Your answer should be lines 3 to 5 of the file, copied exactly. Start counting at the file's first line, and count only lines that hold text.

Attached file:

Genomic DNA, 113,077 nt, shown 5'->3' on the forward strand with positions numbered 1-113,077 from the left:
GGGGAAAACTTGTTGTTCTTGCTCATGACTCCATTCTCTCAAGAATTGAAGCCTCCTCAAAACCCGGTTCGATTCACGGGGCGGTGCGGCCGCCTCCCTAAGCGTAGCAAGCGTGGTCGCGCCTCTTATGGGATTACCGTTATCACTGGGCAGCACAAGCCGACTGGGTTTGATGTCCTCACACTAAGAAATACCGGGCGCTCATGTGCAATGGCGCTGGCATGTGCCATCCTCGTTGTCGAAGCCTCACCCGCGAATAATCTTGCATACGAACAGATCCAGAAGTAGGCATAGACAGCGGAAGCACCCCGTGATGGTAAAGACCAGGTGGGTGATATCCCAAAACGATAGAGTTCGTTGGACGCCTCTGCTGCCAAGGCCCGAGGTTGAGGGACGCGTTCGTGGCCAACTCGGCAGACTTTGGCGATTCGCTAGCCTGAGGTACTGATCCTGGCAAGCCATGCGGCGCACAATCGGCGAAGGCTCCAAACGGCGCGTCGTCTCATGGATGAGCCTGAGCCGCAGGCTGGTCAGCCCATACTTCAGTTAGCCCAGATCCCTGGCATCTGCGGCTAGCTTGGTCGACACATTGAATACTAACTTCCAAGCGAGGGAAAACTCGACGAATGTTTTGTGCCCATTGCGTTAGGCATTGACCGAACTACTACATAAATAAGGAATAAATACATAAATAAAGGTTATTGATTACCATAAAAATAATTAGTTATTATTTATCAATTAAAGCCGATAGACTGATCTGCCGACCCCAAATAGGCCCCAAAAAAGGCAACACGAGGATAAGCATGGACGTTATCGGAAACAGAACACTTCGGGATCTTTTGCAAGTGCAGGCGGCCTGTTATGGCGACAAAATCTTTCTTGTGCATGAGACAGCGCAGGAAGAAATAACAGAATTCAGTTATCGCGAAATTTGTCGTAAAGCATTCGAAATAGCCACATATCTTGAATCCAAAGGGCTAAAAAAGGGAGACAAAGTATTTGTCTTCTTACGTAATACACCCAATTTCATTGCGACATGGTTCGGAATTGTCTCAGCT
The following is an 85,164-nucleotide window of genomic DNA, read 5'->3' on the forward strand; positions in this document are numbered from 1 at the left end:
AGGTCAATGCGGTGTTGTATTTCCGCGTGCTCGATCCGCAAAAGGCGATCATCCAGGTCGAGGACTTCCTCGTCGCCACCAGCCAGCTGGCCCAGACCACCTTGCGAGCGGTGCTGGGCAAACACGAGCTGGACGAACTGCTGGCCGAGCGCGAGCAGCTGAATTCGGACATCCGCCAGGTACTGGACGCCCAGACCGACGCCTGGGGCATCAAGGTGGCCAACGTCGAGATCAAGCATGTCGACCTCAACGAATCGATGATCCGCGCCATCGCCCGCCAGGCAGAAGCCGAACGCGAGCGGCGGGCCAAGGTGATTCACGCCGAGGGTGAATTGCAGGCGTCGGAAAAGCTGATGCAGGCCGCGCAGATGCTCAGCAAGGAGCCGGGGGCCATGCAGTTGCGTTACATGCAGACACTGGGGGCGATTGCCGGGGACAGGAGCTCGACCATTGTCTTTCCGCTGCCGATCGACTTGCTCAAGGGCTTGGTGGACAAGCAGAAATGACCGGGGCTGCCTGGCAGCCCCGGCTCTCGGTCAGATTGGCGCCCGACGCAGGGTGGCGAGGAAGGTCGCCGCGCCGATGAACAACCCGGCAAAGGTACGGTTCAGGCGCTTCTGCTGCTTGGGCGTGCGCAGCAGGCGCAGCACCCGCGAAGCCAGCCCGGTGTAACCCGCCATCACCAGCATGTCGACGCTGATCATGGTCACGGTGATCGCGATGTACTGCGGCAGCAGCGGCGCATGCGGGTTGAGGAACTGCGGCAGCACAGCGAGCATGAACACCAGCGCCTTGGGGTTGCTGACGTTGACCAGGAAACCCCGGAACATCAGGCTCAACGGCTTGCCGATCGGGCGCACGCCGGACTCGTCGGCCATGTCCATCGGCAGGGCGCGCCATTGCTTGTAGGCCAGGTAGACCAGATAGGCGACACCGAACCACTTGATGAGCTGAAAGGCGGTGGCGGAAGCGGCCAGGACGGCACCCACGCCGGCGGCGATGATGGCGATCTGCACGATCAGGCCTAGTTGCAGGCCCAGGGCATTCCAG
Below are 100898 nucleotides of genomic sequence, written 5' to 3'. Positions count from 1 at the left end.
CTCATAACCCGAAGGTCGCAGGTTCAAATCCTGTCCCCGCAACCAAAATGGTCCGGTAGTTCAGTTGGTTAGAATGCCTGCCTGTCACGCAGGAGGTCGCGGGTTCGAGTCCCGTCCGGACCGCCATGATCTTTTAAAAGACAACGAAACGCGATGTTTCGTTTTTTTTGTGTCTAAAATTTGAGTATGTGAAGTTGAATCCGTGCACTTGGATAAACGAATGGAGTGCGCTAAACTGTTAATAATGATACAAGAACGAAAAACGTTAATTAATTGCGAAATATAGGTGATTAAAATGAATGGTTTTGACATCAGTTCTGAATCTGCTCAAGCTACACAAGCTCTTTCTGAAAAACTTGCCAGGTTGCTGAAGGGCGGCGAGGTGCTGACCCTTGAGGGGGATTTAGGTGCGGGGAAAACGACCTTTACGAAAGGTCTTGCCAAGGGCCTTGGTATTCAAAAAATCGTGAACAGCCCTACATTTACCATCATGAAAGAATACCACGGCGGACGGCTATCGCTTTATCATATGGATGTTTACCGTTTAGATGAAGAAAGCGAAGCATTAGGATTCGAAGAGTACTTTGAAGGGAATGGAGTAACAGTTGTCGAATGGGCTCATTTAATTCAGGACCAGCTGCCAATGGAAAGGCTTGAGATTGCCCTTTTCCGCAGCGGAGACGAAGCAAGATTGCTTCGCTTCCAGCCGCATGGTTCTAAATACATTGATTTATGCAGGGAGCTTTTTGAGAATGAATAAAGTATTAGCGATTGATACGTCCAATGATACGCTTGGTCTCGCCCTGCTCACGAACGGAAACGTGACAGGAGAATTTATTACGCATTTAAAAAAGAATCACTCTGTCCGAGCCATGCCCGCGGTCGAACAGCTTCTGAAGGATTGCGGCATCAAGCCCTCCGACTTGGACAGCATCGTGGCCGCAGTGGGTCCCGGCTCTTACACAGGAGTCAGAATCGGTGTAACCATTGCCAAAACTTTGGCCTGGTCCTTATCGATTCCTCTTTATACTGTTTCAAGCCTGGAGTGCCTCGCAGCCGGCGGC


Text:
The following is an 85,164-nucleotide window of genomic DNA, read 5'->3' on the forward strand; positions in this document are numbered from 1 at the left end:
AGGTCAATGCGGTGTTGTATTTCCGCGTGCTCGATCCGCAAAAGGCGATCATCCAGGTCGAGGACTTCCTCGTCGCCACCAGCCAGCTGGCCCAGACCACCTTGCGAGCGGTGCTGGGCAAACACGAGCTGGACGAACTGCTGGCCGAGCGCGAGCAGCTGAATTCGGACATCCGCCAGGTACTGGACGCCCAGACCGACGCCTGGGGCATCAAGGTGGCCAACGTCGAGATCAAGCATGTCGACCTCAACGAATCGATGATCCGCGCCATCGCCCGCCAGGCAGAAGCCGAACGCGAGCGGCGGGCCAAGGTGATTCACGCCGAGGGTGAATTGCAGGCGTCGGAAAAGCTGATGCAGGCCGCGCAGATGCTCAGCAAGGAGCCGGGGGCCATGCAGTTGCGTTACATGCAGACACTGGGGGCGATTGCCGGGGACAGGAGCTCGACCATTGTCTTTCCGCTGCCGATCGACTTGCTCAAGGGCTTGGTGGACAAGCAGAAATGACCGGGGCTGCCTGGCAGCCCCGGCTCTCGGTCAGATTGGCGCCCGACGCAGGGTGGCGAGGAAGGTCGCCGCGCCGATGAACAACCCGGCAAAGGTACGGTTCAGGCGCTTCTGCTGCTTGGGCGTGCGCAGCAGGCGCAGCACCCGCGAAGCCAGCCCGGTGTAACCCGCCATCACCAGCATGTCGACGCTGATCATGGTCACGGTGATCGCGATGTACTGCGGCAGCAGCGGCGCATGCGGGTTGAGGAACTGCGGCAGCACAGCGAGCATGAACACCAGCGCCTTGGGGTTGCTGACGTTGACCAGGAAACCCCGGAACATCAGGCTCAACGGCTTGCCGATCGGGCGCACGCCGGACTCGTCGGCCATGTCCATCGGCAGGGCGCGCCATTGCTTGTAGGCCAGGTAGACCAGATAGGCGACACCGAACCACTTGATGAGCTGAAAGGCGGTGGCGGAAGCGGCCAGGACGGCACCCACGCCGGCGGCGATGATGGCGATCTGCACGATCAGGCCTAGTTGCAGGCCCAGGGCATTCCAG
Below are 100898 nucleotides of genomic sequence, written 5' to 3'. Positions count from 1 at the left end.